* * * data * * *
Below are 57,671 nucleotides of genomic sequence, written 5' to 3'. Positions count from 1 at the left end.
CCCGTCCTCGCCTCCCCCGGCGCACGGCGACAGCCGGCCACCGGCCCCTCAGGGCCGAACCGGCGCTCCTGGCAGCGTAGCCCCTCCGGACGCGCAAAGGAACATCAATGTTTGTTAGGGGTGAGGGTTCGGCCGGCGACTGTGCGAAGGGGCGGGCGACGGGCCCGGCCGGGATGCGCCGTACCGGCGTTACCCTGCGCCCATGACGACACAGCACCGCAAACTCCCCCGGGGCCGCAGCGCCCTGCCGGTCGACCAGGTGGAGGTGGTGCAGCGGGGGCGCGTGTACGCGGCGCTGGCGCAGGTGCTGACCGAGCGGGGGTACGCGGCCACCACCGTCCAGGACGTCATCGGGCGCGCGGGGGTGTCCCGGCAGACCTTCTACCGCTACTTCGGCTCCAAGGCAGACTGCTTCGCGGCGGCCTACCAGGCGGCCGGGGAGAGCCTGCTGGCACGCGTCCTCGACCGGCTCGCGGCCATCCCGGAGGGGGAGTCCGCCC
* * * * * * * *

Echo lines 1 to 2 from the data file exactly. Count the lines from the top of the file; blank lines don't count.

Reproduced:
Below are 57,671 nucleotides of genomic sequence, written 5' to 3'. Positions count from 1 at the left end.
CCCGTCCTCGCCTCCCCCGGCGCACGGCGACAGCCGGCCACCGGCCCCTCAGGGCCGAACCGGCGCTCCTGGCAGCGTAGCCCCTCCGGACGCGCAAAGGAACATCAATGTTTGTTAGGGGTGAGGGTTCGGCCGGCGACTGTGCGAAGGGGCGGGCGACGGGCCCGGCCGGGATGCGCCGTACCGGCGTTACCCTGCGCCCATGACGACACAGCACCGCAAACTCCCCCGGGGCCGCAGCGCCCTGCCGGTCGACCAGGTGGAGGTGGTGCAGCGGGGGCGCGTGTACGCGGCGCTGGCGCAGGTGCTGACCGAGCGGGGGTACGCGGCCACCACCGTCCAGGACGTCATCGGGCGCGCGGGGGTGTCCCGGCAGACCTTCTACCGCTACTTCGGCTCCAAGGCAGACTGCTTCGCGGCGGCCTACCAGGCGGCCGGGGAGAGCCTGCTGGCACGCGTCCTCGACCGGCTCGCGGCCATCCCGGAGGGGGAGTCCGCCC